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Opinion | Should Biden Announce He's Not Running Again?

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To the editor:

About “Hey, Joe, Don’t Give It a Go” by Maureen Dowd (column, August 7):

I disagree with Dowd that President Biden should declare himself a lame duck to protect his legacy. I can’t think of anything better than his character. he doesn’t do things for himself. The well-being of the country, not his legacy, is his central concern.

Dowd first spoke of Ruth Bader Ginsburg, who “missed the moment to leave the stage,” suggesting it was time for Biden to leave. He hasn’t been in office for two years yet. He has a job to do, a country to serve and a country to defend. Imagine how unlucky he would be if he tried to do it as a lame duck.

It’s time for him to leave, but he’s not. He may run in the primary, he may not.

Roger Karlstrom
Yakima, wash.

To the editor:

Biden’s interim president will be well remembered for restoring decency and sanity to the Oval Office. He became “a force to calm a country in dire need of calm”. But his candidacy for a second term at 81 defies age’s debilitation.

Even if he chooses not to run again, he will not become irrelevant. He is a respected veteran politician who lived out his final hurray on his own terms, with renewed dedication and admirable resilience, as evidenced by his long career in public service. will be It reminds me of Orson Welles once.

Precise timing begins with recognizing your own story arc, gracefully heeding the warning signs, and knowing acceptance.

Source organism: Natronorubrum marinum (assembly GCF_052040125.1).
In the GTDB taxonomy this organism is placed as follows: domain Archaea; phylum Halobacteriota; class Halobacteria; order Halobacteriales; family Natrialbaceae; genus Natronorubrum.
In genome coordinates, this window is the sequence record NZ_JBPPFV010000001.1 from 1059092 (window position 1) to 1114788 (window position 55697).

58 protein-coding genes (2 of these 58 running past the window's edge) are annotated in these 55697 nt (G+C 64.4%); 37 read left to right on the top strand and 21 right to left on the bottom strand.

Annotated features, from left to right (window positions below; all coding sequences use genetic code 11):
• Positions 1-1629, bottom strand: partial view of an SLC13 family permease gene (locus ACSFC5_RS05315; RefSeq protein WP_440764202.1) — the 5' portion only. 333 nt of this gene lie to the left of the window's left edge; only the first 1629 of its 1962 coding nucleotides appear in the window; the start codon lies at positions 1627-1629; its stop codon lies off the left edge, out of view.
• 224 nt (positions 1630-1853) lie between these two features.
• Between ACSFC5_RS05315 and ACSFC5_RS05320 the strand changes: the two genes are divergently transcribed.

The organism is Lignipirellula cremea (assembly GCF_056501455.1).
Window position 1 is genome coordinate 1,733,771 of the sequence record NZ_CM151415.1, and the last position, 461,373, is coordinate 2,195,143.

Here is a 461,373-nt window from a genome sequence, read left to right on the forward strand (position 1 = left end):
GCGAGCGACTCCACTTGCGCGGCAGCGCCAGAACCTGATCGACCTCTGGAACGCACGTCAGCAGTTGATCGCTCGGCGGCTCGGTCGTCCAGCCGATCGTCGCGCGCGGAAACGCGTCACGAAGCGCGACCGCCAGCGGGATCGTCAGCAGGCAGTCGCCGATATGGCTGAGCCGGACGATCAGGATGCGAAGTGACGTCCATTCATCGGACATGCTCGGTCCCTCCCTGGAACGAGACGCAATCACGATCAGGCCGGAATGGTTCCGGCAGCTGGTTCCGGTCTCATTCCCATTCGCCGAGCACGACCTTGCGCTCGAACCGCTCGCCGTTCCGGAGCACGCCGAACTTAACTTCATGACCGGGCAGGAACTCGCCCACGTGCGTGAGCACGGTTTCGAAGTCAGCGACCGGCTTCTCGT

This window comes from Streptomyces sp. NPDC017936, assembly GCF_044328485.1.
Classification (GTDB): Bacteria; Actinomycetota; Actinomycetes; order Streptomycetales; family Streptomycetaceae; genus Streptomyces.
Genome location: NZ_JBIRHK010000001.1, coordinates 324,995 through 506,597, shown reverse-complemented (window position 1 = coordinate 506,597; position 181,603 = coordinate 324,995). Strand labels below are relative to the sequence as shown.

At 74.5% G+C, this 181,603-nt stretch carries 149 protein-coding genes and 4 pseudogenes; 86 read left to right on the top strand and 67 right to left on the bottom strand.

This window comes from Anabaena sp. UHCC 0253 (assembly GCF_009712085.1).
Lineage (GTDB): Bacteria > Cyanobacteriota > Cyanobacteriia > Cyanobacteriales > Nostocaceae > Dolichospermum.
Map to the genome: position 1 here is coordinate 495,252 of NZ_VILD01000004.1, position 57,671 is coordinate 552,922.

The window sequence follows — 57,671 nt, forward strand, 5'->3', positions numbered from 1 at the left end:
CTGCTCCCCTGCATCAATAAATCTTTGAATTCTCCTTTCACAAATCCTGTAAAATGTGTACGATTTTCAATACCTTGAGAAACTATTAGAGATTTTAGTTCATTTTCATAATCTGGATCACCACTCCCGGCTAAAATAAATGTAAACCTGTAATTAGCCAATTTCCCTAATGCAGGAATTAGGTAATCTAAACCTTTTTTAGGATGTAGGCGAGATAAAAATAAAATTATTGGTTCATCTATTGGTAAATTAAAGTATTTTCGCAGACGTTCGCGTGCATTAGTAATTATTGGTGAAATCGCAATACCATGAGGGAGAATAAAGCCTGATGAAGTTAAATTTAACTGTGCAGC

Barbara Allen Kenny
Paso Robles, California

To the editor:

Pushing President Biden to announce that he will not be running for a second term in 2024 because he is too old is plain ageism.

If, as Maureen Dowd puts it, “the old man of aviators has shown that he can get things done, often with bipartisan support,” why not let him keep up the challenge ?

Even if Mr. Biden is having second thoughts about re-election, why should he declare himself a lame-duck president before he has to? Do you seriously believe that you can get yourself out of the run by saying, ‘I can get more of and get out of it’?

Biden has shown patience and perseverance. He comes with age and experience. Let’s not push the old man aside because the cry calls for “new blood.”

Let Biden decide if and when he will announce his candidacy.

Eleanor M. Imperato
manhassett, new york

To the editor:

Thank you Maureen Dowd for saying what had to be said. President Biden, I am a longtime supporter and fan. There is no greater opportunity to prove that you are driven by principle and not by ego. You still have a lot to accomplish. Make the most of this time. Show the American people a president untainted by political ambitions and making decisions based solely on what is best for the country.

Diane Love
New York

To the editor:

OK, for the sake of argument, let’s just say Maureen Dowd is right and Joe Biden shouldn’t be running again. So who are the Democrats? We need someone who is not only competent and visionary, but also a selectable person. That’s why I voted for Biden in 2020.

Republicans are clearly defending Donald Trump and Ron DeSantis a bit. I don’t think either of them have a problem with energizing the base.